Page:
written at runtime? In that case, yes, I think that would be very
desirable because mashing them together has resulted in lots of bugs.

> 3) in the latter case, whether properties will survive at all---iothread and
> throttle-groups don't really need them even if they're writable after
> creation.

How do you define properties, i.e. at which point would they stop
existing and what would be a non-property alternative?

Outside of QOM, usually have a query-* command that returns the whole
state rather than a single property, and possibly individual QMP
commands to update the state.

blockdev-reopen takes a new configuration (the same structure as
blockdev-add) and then applies that whole new configuration to the
existing block node. I guess this would be an alternative, though it is
somewhat inconvenient because you have to repeat all the options that
you don't want to change.

The blockdev-reopen way has one important advantage: You can change
multiple options at the same time when there are dependencies between
the options so that individually changing each option would be invalid,
but together it's possible.

throttle-group needs this in QOM, and it's easily implemented: It just
has a single 'limits' property, which is a struct and is always updated
as a single unit.

So in summary, it seems to me that the QOM way is more flexible because
you can get both models out of it. Whether we actually need this
flexibility I can't say.

But there is another reason why I didn't intend to remove properties
entirely, which is that things are a lot easier as long as you don't
have to break external interfaces, which qom-set/get/list are.

The way I imagined it so far is roughly like this:

* Configuration options are described in the QAPI schema. This is mainly
  for object creation, but runtime modifiable properties are a subset of

* Properties are generated for each option. By default, the getter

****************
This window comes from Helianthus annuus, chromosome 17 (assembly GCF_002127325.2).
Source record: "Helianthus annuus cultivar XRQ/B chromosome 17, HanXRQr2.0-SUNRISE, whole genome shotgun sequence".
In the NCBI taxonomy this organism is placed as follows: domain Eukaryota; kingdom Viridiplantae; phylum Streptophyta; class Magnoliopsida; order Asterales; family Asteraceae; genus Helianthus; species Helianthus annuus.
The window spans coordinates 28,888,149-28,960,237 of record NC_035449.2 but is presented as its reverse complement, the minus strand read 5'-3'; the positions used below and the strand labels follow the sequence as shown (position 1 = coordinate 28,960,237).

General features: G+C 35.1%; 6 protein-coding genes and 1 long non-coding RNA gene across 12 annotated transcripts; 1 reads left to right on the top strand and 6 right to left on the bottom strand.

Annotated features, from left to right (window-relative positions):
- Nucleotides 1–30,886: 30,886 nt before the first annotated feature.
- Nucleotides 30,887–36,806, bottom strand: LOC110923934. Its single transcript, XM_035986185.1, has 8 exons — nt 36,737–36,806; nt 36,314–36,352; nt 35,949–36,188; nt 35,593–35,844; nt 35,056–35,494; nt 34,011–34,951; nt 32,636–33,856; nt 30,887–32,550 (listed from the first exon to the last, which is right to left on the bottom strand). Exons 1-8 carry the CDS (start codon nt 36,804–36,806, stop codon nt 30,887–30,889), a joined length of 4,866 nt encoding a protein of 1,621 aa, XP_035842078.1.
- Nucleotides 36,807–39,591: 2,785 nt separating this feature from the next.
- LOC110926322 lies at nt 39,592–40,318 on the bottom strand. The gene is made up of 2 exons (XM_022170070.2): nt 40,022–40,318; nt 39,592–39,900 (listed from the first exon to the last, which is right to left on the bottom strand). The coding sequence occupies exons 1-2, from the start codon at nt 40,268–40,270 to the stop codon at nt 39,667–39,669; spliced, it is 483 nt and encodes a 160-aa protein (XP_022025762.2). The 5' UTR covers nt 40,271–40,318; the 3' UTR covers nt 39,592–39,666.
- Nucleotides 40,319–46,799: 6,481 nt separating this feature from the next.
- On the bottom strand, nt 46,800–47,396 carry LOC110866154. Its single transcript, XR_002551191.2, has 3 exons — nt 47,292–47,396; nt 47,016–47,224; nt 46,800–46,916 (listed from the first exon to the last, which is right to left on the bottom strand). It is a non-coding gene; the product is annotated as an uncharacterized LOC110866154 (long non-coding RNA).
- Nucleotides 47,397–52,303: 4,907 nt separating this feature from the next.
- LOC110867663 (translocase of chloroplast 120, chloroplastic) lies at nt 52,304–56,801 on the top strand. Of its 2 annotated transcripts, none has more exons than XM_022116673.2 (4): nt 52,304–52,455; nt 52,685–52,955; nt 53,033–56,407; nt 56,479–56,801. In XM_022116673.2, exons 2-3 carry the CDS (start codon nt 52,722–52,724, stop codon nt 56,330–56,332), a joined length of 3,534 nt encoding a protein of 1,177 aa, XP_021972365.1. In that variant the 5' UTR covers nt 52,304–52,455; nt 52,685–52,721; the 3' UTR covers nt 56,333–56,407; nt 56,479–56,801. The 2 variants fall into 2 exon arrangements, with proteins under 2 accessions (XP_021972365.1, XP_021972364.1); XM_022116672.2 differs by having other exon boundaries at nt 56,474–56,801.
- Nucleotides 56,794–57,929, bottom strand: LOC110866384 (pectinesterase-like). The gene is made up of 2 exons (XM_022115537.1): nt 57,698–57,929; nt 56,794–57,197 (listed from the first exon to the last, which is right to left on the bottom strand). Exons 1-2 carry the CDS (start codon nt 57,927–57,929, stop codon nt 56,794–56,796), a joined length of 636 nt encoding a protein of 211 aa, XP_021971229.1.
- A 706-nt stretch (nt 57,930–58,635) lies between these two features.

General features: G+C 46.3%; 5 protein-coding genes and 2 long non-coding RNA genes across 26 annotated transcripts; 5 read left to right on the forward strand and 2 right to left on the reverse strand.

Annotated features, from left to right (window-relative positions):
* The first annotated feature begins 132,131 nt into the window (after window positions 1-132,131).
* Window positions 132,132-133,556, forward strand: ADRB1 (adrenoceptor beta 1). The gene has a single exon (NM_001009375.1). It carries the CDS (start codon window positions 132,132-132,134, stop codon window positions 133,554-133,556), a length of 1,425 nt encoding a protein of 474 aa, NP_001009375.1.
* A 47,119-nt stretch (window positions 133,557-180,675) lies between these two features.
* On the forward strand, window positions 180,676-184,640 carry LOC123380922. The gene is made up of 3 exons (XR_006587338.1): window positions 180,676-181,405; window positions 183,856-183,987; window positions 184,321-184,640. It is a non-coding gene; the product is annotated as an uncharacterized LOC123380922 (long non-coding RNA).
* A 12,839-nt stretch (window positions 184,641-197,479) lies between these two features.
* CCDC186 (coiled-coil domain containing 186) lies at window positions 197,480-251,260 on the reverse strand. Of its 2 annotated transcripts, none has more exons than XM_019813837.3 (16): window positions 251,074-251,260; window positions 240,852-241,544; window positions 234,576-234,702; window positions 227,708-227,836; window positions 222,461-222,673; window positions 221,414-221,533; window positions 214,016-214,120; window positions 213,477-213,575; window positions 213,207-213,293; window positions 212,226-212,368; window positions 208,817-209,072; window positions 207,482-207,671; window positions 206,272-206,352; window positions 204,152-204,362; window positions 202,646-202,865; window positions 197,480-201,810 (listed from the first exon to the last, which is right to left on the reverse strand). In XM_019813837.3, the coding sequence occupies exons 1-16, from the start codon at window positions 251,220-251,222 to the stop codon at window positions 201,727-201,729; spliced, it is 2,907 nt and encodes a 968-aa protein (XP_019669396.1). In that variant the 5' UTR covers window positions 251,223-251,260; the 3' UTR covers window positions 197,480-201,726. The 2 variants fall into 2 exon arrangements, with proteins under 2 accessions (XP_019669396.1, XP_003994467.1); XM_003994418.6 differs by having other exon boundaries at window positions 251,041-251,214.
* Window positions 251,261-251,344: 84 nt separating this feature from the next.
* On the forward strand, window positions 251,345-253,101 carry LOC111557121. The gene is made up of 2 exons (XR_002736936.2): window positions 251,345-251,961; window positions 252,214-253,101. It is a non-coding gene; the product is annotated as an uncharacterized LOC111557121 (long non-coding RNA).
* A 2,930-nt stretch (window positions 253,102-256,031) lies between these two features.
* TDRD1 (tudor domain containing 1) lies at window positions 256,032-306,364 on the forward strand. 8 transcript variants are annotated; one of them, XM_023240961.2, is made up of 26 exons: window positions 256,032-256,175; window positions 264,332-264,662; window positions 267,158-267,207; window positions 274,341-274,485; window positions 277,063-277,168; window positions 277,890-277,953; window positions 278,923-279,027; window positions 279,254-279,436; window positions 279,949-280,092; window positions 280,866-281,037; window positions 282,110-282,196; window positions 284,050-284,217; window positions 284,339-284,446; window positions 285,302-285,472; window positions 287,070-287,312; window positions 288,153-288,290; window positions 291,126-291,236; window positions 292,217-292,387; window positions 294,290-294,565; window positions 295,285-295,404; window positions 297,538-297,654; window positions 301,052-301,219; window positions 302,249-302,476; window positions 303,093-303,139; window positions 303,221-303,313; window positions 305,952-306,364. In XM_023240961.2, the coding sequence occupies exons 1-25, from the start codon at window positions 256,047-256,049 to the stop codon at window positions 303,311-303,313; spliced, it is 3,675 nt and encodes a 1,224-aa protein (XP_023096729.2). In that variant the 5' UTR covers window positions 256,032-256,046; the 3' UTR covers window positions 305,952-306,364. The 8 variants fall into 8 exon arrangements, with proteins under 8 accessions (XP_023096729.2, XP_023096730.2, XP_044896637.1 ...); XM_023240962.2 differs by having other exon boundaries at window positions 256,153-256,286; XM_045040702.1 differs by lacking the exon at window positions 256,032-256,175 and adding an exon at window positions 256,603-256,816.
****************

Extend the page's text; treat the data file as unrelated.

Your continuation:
just returns the value from the configuration at creation time, though
  generation of it can be disabled so that it can be overridden. Also,
  setters just return an error by default.

* Property setters aren't called for object creation. Instead, the
  relevant ObjectOptions branch is made available to some init method.

* Runtime modifiable properties (declared as such in the schema) don't
  get the default setter, so you have to provide an implementation for

> These questions have a substantial effect on how to handle this series.
> Without answers to this questions I cannot understand the long term and its
> interaction with other long term plans for QOM.
> > > > A modified QOM might be the right solution, though. I would like to
> > > > bring QAPI and QOM together because most of these weaknesses are
> > > > strengths of QAPI.
> > > 
> > > I agree wholeheartedly.  But your series goes to the opposite excess.
> > > Eduardo is doing work in QOM to mitigate the issues you point out, and you
> > > have to meet in the middle with him.  Starting with the user-visible parts
> > > focuses on the irrelevant parts.
> > 
> > QAPI is first and foremost about user-visible parts, and in fact most of
> > the problems I listed are about external interfaces.
> Yes, but QAPI is also about interfacing with existing code.  Also, QAPI does
> not generate only structs, it also generate C function prototypes. I'm not
> sure whether a QOM object's more similar to the struct case (what you do
> here) or to the QMP command case:
> - there's a 1:1 correspondence between ObjectOptions cases and ucc->complete
> implementations
> - there's a registry of object types just like there's one for QMP commands.

This is an interesting comparison. I never thought of likening objects
to commands, but there is some truth to it. I certainly did envision
objects as separate type of QAPI entities, which I guess is why I didn't
really like Dan's suggestion to make objects an extension of structs,
but I couldn't really express why. I think your comparison gives a good

However, this series is still not doing the wrong thing: If you think
about commands, they don't exist without an arguments struct. Similarly,
objects don't exist without a properties struct.

So while this series is doing only one part of the whole solution, that
the second part is missing doesn't make the first part wrong.

> So another possibility could be that the QAPI generator essentially
> generated the user_creatable_add_type function that called out to
> user-provided functions qom_scsi_pr_helper_complete,